The benefits of indoor plants


The benefits of indoor plants

The benefits of indoor plants

House plants are making their way into more homes than ever, likely due to more time spent at home and an increase in social media popularity. Whilst they make your home look great, there are also studies to show that they do great, too. From improving air quality to reducing stress levels, bringing a plant into your home can have a myriad of benefits.

Improve air quality

In the 1980s, NASA conducted a study searching for ways to improve the air quality in a sealed spacecraft. The conclusion: House plants. Scientists found the roots and soils of houseplants reduced airborne volatile organic compounds significantly.

More recent studies have confirmed these findings, although it is believed you would need a large amount of plants to compete with modern air purifying technologies. Regardless, it is still beneficial to have air purifying plants in your home and work spaces, some of the most popular house plants shown to naturally freshen the air around you include bamboo palms, Boston fern, rubber tree and spider plant.

Boost productivity and attention

Various studies have shown that plants in the workplace can improve productivity and creativity, with one particular study showing that students in a computer lab worked 12% faster and were calmer when plants were placed in the room.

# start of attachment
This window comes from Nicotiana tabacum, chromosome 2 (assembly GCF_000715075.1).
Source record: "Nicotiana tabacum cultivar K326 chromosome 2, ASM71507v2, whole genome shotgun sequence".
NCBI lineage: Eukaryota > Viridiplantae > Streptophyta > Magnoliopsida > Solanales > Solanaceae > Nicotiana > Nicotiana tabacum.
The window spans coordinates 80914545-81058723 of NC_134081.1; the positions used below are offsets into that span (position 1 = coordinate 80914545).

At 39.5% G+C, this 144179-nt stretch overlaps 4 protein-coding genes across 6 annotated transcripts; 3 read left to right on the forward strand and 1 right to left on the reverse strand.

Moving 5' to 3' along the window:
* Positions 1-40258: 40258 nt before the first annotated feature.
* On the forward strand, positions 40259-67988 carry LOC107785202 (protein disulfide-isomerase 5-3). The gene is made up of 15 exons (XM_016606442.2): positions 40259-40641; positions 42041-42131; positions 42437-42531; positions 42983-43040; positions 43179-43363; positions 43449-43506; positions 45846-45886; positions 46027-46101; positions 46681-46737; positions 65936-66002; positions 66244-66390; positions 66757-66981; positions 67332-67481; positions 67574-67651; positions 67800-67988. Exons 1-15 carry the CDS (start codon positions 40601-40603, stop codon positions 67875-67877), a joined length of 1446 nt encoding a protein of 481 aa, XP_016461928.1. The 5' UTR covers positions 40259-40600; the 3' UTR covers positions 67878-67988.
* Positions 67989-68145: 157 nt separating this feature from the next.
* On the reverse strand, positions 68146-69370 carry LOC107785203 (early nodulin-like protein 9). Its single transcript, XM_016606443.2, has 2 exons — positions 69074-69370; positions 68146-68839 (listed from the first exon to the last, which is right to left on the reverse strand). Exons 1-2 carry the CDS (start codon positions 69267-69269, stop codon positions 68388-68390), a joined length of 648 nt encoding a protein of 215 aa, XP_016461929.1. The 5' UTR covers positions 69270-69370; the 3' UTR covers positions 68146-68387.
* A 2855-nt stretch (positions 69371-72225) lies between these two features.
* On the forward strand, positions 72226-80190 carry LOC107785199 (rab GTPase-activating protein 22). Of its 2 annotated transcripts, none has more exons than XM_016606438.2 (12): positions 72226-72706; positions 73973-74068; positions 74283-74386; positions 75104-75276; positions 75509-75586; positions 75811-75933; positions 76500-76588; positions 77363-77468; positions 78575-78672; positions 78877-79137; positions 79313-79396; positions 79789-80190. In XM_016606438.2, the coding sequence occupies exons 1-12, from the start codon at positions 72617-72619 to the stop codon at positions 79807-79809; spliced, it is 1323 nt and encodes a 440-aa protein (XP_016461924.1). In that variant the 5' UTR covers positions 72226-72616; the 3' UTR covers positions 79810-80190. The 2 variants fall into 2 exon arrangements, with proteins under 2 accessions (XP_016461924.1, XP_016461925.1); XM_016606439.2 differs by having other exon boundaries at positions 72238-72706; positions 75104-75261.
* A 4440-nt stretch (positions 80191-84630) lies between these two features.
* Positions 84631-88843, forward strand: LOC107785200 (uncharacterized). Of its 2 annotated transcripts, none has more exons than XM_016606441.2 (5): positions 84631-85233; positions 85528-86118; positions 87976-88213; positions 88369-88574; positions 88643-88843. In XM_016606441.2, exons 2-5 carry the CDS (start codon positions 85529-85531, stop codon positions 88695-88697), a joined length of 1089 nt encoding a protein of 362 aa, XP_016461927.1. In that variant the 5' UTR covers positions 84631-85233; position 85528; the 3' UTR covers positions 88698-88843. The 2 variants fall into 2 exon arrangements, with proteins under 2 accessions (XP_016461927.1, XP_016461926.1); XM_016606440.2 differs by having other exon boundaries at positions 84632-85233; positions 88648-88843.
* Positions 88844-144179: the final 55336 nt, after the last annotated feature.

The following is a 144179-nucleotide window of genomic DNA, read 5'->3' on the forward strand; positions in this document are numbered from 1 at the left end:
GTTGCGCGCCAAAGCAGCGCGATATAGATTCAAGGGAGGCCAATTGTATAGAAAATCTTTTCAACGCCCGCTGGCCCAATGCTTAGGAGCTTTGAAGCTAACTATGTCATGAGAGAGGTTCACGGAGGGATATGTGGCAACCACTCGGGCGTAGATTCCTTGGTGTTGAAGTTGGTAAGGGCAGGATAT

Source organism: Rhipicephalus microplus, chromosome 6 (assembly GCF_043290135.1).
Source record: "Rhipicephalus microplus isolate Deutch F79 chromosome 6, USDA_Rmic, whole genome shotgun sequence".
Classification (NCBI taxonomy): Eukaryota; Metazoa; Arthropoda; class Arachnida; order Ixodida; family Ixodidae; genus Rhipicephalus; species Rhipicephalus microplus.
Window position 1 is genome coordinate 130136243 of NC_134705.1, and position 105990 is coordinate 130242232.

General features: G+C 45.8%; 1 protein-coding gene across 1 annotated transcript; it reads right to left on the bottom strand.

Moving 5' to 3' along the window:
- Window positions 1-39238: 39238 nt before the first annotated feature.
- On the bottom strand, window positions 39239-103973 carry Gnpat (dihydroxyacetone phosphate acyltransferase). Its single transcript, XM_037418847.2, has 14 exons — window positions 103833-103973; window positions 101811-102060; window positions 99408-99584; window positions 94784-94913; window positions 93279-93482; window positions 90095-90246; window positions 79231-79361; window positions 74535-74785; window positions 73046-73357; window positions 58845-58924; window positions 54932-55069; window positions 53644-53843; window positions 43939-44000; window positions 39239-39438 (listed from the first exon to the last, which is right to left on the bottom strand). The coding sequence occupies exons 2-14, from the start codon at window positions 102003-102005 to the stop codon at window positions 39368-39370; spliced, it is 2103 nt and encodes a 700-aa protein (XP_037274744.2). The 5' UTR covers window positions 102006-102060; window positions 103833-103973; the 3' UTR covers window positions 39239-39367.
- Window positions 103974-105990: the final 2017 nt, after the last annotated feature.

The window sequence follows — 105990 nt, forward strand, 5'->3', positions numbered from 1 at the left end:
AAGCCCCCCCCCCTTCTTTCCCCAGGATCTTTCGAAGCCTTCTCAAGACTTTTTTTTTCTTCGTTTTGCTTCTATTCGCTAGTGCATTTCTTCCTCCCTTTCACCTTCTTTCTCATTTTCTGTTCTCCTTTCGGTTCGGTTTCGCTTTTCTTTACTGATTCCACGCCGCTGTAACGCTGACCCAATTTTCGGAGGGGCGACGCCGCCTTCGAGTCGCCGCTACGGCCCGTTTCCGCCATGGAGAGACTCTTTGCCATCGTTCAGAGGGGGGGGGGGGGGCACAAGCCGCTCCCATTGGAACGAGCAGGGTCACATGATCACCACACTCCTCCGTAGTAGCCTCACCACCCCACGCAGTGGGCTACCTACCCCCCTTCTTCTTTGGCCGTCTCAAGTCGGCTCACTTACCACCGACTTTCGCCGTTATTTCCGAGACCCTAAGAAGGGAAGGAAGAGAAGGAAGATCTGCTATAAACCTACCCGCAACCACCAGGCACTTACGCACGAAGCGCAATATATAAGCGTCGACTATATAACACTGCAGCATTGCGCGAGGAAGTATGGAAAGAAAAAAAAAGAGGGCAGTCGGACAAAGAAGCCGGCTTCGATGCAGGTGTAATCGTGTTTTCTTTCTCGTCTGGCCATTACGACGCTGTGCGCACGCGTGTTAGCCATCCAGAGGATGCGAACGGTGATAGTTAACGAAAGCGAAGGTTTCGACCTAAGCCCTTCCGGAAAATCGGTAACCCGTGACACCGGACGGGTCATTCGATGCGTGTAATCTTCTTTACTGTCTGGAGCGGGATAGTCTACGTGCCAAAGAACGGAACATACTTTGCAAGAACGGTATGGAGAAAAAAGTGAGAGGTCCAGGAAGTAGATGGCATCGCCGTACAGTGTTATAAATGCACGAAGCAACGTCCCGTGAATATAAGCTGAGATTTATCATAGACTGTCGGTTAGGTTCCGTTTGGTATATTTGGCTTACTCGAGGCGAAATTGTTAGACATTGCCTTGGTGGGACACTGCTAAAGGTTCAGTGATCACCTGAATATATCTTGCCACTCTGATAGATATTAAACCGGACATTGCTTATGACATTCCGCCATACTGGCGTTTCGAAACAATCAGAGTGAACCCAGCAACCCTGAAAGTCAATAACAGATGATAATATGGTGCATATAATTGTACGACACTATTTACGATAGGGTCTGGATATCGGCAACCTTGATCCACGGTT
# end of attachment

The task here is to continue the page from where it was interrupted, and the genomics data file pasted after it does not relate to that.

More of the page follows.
Another small study compared the attention of students when studying in a room with a real plant, a fake one, a photograph of one or no plant at all. The study concluded that those with real plants in the room were more attentive and better able to concentrate than those in other groups.

If you’re interested in taking on a house plant but not sure where to start, try looking at plants that require minimal fuss, such as Kentia Palm, corn plants or snake plants.

Reduce stress levels

It has been found that having plants around your home or office can help you feel more comfortable, according to a study. This study gave participants two different tasks: one completing a computer-based task and the other repotting a house plant.

The study concluded that those who participated in potting plants experienced a lower stress response, whereas those completing the computer task experienced a spike in heart rate and blood pressure.

Working with plants can also be therapeutic, research has found. Horticultural therapy can increase feelings of wellbeing in those with depression, anxiety and dementia.

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